Signal Fire by Tyler Knott Gregson
Signal Fire by Tyler Knott Gregson
We Must Be Grateful | 11.26.23

We Must Be Grateful | 11.26.23

The Sunday Edition

These the hours after the celebrations, the days that come like lull between storms, the eye of the hurricane of holiday. These the weeks of slowing, before sprinting through the marathon of gathering, of purchases, of the obscuring through wrapping that hides the contents of our best guess at desire. This, a day of contemplation after a week of meals shared and guests hosted, of socialization maybe appreciated, often endured. These hours, these stained with the realization of injustice that still haunts the tables we fill with poultry browned to crisp perfection, the potatoes mashed, the berries cran, bring about possibility, not only for reflection on all that still goes without reparation, but on a subject altogether ignored in a climate that praises cynicism over hopefulness, want for more, over appreciation for what is. Dare we, in these fragile days between marquee holidays, dare we feel grateful? Dare we buck the trend and speak out loud our gratitude for whole width and breadth of this existence, the peaks, sure, but the troughs as well? Dare we embarrass ourselves by bowing slightly at the altar of this life?

We dare. Or at the least, we should dare, indeed.

To feel this for the joy in our days, a simple task. To stand back and bask in the glory of fulfilled wishes, dinner tables stuffed to the tipping point of excess, health prime and free from worrying results, these are easy asks. We excel in the revelry that comes when all feels as all should feel, where happiness rises like steam from the kettle within us and sings out through our mouths in beautiful words, in songs with lovely melody. What comes not so naturally, what strains the bounding ropes wrapped tightly around the cages around our hearts, is to feel that same gratitude for the days we went hungry, the hours of nauseating worry spent waiting for results to tests we didn’t want taken, for the health that seemed to fall down the elevator shaft in a free-fall towards rock bottom. For the sorrow.

Maybe now we dare, dare to step back and for perhaps the first time, truly invest the energy once so effortlessly reserved for unadulterated appreciation for all the beauty in our lives, for more. Maybe true joy lives in this, hiding in the wide folds that separate the ache from the amusement. Should we dare to iron them flat, to pull on the ends until all is smooth, what floats into the sunbeams that trickle in, like dust motes suspended, like stillness made tangible?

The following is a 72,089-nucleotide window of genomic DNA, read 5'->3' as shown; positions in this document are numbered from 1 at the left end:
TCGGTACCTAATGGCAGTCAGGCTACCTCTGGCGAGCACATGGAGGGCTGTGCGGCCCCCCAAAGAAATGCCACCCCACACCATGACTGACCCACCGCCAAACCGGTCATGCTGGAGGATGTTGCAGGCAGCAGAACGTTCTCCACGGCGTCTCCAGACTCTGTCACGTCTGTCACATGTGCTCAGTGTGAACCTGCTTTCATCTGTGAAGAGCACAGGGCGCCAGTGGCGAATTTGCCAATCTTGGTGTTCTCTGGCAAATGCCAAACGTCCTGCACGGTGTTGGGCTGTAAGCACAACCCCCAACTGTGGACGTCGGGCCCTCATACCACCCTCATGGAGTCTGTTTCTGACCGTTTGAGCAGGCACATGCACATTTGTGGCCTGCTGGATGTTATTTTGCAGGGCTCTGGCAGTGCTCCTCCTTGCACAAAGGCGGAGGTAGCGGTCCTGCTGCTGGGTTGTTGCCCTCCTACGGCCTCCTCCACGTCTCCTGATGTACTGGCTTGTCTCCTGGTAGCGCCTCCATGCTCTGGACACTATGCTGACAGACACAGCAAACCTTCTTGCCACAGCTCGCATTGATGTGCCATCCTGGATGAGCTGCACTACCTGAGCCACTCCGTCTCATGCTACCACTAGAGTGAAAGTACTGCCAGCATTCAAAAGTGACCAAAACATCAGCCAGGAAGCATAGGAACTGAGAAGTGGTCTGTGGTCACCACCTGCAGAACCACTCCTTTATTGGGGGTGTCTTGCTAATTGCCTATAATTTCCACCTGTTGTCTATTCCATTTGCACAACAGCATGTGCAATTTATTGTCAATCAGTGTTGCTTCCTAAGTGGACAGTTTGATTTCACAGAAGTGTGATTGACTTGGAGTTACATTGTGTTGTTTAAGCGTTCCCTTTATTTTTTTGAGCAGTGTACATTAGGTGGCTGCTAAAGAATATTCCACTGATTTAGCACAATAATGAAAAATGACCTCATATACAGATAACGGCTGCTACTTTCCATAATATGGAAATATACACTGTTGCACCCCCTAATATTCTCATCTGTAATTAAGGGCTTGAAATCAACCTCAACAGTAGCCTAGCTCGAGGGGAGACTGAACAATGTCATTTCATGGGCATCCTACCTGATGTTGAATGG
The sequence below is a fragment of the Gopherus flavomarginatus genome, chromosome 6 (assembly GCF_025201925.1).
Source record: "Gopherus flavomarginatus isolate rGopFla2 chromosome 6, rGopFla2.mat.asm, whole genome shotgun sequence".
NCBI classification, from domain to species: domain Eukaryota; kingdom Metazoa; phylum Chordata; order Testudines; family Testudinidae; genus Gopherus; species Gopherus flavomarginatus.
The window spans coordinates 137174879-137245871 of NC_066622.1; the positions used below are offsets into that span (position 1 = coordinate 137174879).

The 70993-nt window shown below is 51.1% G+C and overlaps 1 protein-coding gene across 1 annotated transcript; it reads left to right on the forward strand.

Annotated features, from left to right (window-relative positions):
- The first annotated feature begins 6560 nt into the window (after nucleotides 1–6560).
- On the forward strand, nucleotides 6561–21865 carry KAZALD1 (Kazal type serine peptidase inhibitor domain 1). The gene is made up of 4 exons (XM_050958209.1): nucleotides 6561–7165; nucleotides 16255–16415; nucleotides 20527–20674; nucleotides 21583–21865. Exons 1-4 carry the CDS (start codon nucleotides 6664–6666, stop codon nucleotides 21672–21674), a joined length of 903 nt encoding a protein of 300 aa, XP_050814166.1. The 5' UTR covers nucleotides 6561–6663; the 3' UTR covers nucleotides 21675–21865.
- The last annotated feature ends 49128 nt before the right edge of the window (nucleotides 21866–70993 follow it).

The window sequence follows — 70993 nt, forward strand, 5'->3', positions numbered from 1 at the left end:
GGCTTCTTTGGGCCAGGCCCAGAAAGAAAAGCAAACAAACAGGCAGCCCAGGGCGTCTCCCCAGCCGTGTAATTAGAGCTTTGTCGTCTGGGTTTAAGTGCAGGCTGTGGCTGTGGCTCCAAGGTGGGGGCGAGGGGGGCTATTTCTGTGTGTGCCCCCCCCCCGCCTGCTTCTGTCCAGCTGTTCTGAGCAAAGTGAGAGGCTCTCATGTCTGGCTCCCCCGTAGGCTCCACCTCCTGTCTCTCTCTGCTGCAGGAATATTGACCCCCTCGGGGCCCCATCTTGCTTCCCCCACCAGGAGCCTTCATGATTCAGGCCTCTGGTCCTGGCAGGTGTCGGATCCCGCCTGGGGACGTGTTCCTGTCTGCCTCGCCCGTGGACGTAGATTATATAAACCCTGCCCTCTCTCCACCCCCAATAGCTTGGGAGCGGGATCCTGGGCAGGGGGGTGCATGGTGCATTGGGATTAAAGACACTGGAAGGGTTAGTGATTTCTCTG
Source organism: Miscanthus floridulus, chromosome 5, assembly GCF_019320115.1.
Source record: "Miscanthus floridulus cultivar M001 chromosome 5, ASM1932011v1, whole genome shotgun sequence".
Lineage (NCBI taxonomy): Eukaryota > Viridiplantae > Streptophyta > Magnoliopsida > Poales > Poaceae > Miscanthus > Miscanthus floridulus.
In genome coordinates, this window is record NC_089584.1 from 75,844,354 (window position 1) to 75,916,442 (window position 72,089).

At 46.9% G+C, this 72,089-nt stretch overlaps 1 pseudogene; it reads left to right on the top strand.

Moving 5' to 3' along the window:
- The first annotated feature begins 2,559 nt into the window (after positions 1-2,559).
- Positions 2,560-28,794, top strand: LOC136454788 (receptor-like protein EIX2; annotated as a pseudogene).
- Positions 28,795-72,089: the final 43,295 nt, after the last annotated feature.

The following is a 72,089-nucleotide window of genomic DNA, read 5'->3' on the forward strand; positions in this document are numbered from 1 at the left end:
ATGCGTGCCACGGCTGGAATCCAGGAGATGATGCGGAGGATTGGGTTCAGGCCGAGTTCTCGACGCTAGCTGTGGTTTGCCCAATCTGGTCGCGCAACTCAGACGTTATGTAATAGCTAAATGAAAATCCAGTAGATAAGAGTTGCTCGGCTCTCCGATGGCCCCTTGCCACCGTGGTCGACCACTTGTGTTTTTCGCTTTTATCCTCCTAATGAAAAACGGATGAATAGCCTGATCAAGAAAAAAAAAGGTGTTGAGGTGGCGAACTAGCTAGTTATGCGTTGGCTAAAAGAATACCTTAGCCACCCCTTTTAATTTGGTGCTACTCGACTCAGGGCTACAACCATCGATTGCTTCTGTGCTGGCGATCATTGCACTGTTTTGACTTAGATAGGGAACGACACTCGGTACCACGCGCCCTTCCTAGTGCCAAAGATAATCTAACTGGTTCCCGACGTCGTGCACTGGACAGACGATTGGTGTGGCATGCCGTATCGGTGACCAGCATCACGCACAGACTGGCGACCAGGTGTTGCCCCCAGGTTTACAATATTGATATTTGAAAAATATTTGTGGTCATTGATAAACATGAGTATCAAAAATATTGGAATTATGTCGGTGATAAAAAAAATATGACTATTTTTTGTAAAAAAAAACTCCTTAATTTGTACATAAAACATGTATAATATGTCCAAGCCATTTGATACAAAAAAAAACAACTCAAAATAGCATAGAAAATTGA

So much time wasted on wishes, on the misplaced hope that all things can improve, that we should avoid sadness like a leprous thing, dodge its grasp as though contagious. We cannot know elation without depression, cannot see for miles unless we strain and struggle up the slopes. I propose a thanksgiving for these hours, these months of hurting and wallow, a flashlight into the darkness of it all, a shine cast on the shadowed bits. It is work, certainly so, but that of noble pursuit, and shouldn’t we try for a touch more nobility?

This day, this soft-edged day that comes after the binges, in meal, in company, this day of all days, can be one of beginning. We are nearer now to the end of this year, a month and change before it tips and begins again, turning 3 to 4 at the tail end of our calendars, and we are gifted choice unwrapped but gleaming. It’s up to us to do the opening, isn’t it, to peel back the kraft paper, untie the twine, and discover the contents within. I think I know, though perhaps still I only guess, but I offer the benefit of my surmising for your disposal, as I know what comes when you aim appreciation at more than just the effervescent animation of your life.

To love your life for all it encompasses, the joy to the delicious sorrow, is to be alive truly. It’s the whole of it that constitutes a life well-lived, and all we learn of peace comes from all we endure from war. There are a million wars we fight to stay afloat.

We must be grateful, this is the truth I know, and how strange that it’s these truths that are the most tested. Take these tests, stand against the cynical tide and let the waters wash over you, it is ok to be still against the crashing, it is ok to shiver in the cold. Be grateful for your life, but not only the pieces that feel like relief. Stare back at the tribulations and thank them, too, for what they teach you of survival.

For the whole of it, I ask you with pleading lips still sleepy from conversations over tables shared, the great wide entirety, feel grateful.

Finally, you will feel full.

For the whole of it,

joy to delicious sorrow,

we must be grateful.

Haiku on Life by Tyler Knott Gregson

Song of the Week

Signal Fire by Tyler Knott Gregson
Signal Fire by Tyler Knott Gregson
Tyler Knott Gregson and his weekly "Sunday Edition" of his Signal Fire newsletter. Diving into life, poetry, relationships, sex, human nature, the universe, and all things beautiful.